In your own home
If asked, many people say they want to die at home. This may be because they want to be around familiar surroundings and people.
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While this option is not for everyone, if you do want to be at home, support is available. This may vary from a few hours a week to a few hours a day to 24-hour care (although 24-hour care is very expensive). Your GP, nurse, palliative care specialist or palliative care nurse practitioner can suggest services to manage symptoms such as pain or breathlessness. They can also teach carers how to assist with day-to-day activities such as bathing and eating. Even if you live alone, with planning, you can stay as long as possible in your own home.
Some carers may find having you nearby easier. It may mean that they don’t have to travel, or fit in with a hospital or palliative care routine. Caring for someone who is dying at home can be a meaningful experience, but it can also be challenging.
For more on this, see Caring for someone nearing the end of life.
Sometimes people go into a palliative care unit or hospital to have symptoms managed or to give their carers a break (respite), and then return home. Or they may decide it’s not possible to stay at home, even with home help, and that they would be more comfortable in a palliative care unit or hospital.
You can decide at any stage to change your mind about staying at home and explore other options. If you are planning to stay at home until the end, talk to your GP or palliative care team about ways of dealing with unexpected medical events.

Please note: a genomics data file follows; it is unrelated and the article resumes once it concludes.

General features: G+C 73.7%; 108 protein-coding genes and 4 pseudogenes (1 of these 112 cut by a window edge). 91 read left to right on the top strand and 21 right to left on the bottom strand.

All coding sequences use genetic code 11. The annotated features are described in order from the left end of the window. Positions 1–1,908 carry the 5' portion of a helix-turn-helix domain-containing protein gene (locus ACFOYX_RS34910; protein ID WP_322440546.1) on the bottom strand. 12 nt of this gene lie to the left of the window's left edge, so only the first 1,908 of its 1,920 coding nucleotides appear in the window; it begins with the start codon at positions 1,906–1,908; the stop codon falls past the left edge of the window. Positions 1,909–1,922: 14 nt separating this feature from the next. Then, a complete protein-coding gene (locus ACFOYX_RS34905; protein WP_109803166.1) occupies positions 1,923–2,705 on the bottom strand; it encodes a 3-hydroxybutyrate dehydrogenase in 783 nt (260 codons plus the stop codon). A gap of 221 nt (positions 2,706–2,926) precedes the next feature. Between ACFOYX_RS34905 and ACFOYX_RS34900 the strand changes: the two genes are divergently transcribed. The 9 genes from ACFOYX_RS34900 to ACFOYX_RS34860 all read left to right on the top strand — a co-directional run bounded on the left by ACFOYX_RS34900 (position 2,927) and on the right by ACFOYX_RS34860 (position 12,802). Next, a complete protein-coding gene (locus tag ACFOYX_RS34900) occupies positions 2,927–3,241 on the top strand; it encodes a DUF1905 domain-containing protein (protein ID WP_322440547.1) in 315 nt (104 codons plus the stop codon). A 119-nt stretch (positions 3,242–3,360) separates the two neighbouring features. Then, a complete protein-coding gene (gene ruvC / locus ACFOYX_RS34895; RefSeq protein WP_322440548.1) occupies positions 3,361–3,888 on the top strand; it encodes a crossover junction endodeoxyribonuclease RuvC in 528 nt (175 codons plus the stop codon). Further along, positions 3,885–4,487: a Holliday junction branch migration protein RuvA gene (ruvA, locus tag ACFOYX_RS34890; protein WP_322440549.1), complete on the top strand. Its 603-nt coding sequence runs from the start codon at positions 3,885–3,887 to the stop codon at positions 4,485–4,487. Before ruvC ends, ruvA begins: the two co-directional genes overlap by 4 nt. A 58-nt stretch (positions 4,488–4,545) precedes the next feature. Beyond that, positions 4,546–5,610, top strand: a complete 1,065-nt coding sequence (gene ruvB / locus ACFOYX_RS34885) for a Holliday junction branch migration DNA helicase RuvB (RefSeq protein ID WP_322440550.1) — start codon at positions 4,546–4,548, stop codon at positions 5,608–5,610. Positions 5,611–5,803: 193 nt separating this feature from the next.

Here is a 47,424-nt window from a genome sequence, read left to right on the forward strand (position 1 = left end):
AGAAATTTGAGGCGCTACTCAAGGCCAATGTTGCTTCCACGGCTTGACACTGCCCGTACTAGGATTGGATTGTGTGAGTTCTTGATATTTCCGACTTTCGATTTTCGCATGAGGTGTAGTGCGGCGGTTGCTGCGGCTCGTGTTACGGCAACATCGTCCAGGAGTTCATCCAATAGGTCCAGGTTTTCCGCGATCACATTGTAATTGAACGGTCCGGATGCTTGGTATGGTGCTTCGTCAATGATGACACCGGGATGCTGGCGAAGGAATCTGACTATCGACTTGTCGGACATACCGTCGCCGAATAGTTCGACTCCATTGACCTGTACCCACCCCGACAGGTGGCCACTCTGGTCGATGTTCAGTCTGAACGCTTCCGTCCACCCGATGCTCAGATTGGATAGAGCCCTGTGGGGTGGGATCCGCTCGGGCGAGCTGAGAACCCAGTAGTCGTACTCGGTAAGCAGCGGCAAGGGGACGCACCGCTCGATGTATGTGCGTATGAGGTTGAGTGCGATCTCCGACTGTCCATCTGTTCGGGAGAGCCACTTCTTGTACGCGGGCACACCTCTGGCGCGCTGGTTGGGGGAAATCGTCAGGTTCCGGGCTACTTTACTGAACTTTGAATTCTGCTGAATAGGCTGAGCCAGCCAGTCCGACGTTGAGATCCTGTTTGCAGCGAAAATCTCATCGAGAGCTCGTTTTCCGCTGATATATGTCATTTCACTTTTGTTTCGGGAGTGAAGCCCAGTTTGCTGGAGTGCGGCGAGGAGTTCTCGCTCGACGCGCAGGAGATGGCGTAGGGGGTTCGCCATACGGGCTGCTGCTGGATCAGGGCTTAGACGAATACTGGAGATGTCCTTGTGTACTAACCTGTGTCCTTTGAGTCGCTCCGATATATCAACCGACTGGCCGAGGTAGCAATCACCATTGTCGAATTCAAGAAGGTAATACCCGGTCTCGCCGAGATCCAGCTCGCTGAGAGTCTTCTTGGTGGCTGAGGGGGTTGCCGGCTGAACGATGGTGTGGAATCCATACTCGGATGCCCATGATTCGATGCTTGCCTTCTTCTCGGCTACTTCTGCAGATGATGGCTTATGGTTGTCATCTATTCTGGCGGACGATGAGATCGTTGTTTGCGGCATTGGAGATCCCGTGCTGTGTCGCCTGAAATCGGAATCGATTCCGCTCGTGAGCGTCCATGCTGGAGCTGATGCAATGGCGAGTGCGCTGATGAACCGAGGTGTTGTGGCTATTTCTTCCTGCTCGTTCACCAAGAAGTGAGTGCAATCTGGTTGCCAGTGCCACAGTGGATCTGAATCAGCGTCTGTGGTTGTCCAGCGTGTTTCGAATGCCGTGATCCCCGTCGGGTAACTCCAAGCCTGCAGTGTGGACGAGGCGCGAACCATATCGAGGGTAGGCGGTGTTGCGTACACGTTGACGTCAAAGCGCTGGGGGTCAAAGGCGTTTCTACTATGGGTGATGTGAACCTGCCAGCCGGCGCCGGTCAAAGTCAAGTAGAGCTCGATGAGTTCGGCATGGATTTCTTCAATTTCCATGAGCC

- Being cared for in a familiar environment, surrounded by people you know, may help your emotional wellbeing.
- You can spend more time with family and friends, as there are no visiting hours.
- Depending on your situation and preferences, your family and friends can be at your side at all times.
- Being at home may offer more flexibility to maximise your quality of life.
- It may feel more natural and less clinical, while still giving you access to expert medical advice and symptom control.
- It allows you a sense of control over the last part of your life.
- Your family and friends may find comfort in providing most of your care.
- A range of services can give you and your carers help and support. Keep a list of phone numbers handy for when you need advice and support.
- After death, family and friends can grieve at their own pace and decide when to call the ambulance or funeral home.
Podcast: End-of-Life Care at Home
Prof Jane Phillips, Head, School of Nursing and Professor, Centre for Healthcare Transformation, Queensland University of Technology and Emerita Professor Palliative Nursing, University of Technology Sydney, NSW; Prof Meera Agar, Palliative Care Physician, Professor of Palliative Medicine, University of Technology Sydney, IMPACCT, Sydney, NSW; Sandra Anderson, Consumer; A/Prof Megan Best, The University of Notre Dame Australia and The University of Sydney, NSW; Prof Lauren Breen, Psychologist and Discipline Lead, Psychology, Curtin University, WA; David Dawes, Manager, Spiritual Care Department, Peter MacCallum Cancer Centre, VIC; Rob Ferguson, Consumer; Gabrielle Gawne-Kelnar, Counsellor, Psychotherapist and Social Worker, One Life Counselling & Psychotherapy, NSW; Justine Hatton, Senior Social Worker, Southern Adelaide Palliative Services, Flinders Medical Centre, SA; Caitlin MacDonagh, Clinical Nurse Consultant, Palliative Care, Royal North Shore Hospital, Northern Sydney Local Health District, NSW; McCabe Centre for Law and Cancer; Palliative Care Australia; Belinda Reinhold, Acting Lead Palliative Care, Cancer Council QLD; Xanthe Sansome, National Program Director, Advance Care Planning Australia; Kirsty Trebilcock, 13 11 20 Consultant, Cancer Council SA.
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